In both astrology and historical astronomy, the Zodiac is a circle of twelve 30° divisions of celestial longitude that are centered upon the ecliptic. The ecliptic is the apparent path of the Sun across the celestial sphere over the course of the year.

Although the zodiac remains the basis of the ecliptic coordinate system in use in astronomy besides the equatorial one, the term “zodiac” and the names of the twelve signs are today mostly associated with horoscopes and  astrology.

The paths of the Moon and visible planets remain close to the ecliptic, within the belt of the zodiac. They are regular divisions and do not correspond exactly to the twelve constellations after which they are named. We commonly call these twelve divisions “signs.” You can say that you were born under the sign of Libra, or take the scientific path and see the zodiac as a celestial or ecliptic coordinate system, which takes the ecliptic as the origin of latitude, and the position of the Sun at vernal equinox as the origin of longitude.

The term “zodiac” derives from Latin zōdiacus, which in its turn comes from the Greek zōdiakos kyklos, meaning “circle or pathway of animals.” Half of the signs of the classical Greek zodiac are represented as animals (plus two mythological hybrids).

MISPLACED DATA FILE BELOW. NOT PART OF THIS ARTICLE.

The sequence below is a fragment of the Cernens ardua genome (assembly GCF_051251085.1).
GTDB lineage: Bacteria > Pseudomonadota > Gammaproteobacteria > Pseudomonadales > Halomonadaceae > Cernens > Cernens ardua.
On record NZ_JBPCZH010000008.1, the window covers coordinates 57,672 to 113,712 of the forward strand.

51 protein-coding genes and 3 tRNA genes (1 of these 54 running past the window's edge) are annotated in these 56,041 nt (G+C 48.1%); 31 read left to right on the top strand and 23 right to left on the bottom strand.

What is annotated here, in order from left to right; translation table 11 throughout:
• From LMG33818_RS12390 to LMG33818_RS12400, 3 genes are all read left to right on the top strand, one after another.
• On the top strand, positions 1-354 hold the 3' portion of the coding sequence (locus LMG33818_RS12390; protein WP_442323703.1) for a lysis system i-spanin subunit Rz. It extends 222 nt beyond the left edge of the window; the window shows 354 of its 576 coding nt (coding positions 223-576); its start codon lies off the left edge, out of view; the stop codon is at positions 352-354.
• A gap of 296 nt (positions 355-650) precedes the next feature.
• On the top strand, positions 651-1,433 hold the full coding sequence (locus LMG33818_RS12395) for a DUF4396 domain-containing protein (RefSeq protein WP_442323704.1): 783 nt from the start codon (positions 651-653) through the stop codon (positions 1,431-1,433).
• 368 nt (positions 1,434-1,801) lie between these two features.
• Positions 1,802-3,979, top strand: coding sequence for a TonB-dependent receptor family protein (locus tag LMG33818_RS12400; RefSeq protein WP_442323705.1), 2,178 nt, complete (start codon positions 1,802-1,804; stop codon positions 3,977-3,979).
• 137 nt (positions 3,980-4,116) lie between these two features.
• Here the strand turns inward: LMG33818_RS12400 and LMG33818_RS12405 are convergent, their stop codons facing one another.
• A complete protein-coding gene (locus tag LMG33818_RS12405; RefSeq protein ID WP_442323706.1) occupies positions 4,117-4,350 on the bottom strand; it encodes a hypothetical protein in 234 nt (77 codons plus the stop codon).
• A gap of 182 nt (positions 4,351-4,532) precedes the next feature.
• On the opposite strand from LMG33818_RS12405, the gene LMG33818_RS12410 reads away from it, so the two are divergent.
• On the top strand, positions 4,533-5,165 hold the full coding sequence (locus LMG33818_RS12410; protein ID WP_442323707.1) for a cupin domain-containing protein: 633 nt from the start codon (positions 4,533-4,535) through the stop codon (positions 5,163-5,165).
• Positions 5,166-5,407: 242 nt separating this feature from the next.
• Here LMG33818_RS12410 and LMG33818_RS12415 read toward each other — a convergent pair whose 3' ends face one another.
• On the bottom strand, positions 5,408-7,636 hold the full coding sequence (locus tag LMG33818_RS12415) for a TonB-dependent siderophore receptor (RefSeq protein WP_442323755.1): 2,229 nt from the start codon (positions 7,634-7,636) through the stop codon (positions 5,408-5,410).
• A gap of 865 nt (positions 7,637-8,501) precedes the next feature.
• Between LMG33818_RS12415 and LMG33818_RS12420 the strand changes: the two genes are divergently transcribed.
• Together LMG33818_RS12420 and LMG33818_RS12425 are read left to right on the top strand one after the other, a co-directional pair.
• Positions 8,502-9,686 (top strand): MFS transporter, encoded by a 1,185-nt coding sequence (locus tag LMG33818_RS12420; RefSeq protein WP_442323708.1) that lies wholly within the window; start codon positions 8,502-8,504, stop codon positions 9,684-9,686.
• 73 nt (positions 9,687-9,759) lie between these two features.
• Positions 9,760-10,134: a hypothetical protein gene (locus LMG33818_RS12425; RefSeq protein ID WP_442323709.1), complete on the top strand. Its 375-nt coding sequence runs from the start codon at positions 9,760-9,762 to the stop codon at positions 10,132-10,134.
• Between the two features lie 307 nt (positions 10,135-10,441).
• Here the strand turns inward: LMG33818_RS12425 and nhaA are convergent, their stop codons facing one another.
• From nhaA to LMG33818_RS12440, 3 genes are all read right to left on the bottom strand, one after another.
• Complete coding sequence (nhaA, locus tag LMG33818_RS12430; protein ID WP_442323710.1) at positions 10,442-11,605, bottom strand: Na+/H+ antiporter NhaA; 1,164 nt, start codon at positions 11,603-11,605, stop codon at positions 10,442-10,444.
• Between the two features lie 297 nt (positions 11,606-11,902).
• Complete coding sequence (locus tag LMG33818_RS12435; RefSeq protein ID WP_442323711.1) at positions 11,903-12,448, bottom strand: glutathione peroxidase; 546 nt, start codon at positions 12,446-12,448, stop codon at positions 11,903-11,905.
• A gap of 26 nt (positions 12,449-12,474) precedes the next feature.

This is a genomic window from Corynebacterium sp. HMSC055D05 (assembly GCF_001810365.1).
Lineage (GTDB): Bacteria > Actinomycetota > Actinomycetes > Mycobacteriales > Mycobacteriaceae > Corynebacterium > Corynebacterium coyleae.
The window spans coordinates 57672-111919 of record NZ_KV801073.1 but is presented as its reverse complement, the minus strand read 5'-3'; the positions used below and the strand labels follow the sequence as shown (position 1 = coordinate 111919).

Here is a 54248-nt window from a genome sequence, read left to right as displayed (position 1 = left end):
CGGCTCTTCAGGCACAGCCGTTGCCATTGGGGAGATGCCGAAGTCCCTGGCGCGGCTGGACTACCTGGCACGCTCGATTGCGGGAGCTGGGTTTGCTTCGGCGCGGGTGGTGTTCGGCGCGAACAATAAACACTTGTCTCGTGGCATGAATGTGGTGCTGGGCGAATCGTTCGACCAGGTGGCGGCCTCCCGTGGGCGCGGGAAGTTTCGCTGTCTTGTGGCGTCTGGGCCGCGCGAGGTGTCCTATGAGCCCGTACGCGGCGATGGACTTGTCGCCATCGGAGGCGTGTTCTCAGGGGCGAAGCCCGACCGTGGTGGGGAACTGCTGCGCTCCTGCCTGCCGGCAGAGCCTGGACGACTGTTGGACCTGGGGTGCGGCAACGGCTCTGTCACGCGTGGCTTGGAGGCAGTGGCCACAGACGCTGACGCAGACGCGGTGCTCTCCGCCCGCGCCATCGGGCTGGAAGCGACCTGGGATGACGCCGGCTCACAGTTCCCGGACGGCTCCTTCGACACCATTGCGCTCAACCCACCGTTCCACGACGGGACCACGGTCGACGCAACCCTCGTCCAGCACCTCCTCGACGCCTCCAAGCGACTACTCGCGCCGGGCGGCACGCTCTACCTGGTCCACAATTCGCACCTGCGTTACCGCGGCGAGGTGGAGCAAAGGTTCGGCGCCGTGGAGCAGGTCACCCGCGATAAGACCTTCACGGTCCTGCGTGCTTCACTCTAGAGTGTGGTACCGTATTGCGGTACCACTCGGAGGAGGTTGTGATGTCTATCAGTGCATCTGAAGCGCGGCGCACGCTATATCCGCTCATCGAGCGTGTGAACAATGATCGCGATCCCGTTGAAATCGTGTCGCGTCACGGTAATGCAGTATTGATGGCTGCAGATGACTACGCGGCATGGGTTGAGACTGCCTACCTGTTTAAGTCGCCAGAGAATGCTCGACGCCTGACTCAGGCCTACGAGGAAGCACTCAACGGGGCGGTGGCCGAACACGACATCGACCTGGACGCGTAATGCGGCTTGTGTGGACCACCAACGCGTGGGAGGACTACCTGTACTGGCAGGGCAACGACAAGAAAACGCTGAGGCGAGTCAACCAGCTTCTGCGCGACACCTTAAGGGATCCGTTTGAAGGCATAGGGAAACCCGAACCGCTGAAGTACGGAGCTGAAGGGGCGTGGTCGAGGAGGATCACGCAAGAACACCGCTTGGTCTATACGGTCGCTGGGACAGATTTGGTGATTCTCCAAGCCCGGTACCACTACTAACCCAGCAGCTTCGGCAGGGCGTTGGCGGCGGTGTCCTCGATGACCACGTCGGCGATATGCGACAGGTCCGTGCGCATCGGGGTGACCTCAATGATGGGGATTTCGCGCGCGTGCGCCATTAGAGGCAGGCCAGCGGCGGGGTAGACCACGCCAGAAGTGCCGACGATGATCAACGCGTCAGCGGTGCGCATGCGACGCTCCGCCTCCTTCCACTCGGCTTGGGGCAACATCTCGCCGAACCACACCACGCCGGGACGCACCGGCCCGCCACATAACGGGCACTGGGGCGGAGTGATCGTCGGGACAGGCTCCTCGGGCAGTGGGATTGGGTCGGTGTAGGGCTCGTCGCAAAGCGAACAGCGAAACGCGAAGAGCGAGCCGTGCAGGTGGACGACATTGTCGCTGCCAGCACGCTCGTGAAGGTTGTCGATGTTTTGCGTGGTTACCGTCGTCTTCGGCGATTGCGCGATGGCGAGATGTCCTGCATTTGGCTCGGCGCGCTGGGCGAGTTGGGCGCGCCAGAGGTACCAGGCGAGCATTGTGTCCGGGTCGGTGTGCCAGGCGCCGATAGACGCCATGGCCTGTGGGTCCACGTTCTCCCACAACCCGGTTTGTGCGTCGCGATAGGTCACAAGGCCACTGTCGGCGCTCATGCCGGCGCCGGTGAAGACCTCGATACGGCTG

You may think that you were “born under a bad sign”  (which is really a  blues song by Albert King) and that “If it wasn’t for bad luck, I wouldn’t have no luck at all” but what if you were born under a forgotten sign?

The 12 signs of the Zodiac that are familiar to us from astrology and horoscope advice (Aries, Taurus, Gemini, Cancer…) does not include the 13th or “forgotten” constellation: Ophiuchus.

If there is a “bad sign” I would guess it might be Ophiuchus with its number 13 and forgotten status.  The sun moves in front of Ophiuchus from about November 30 to December 18 each year but I doubt that you have ever heard someone say they were born when the sun was in Ophiuchus.

Every year at this time, I notice a post from earthsky.org to look for this faint constellation, also known as the Serpent Bearer, as it appears in the southwest sky on late August and September evenings. It is above the bright ruddy star Antares, which is the brightest in the constellation Scorpius the Scorpion.

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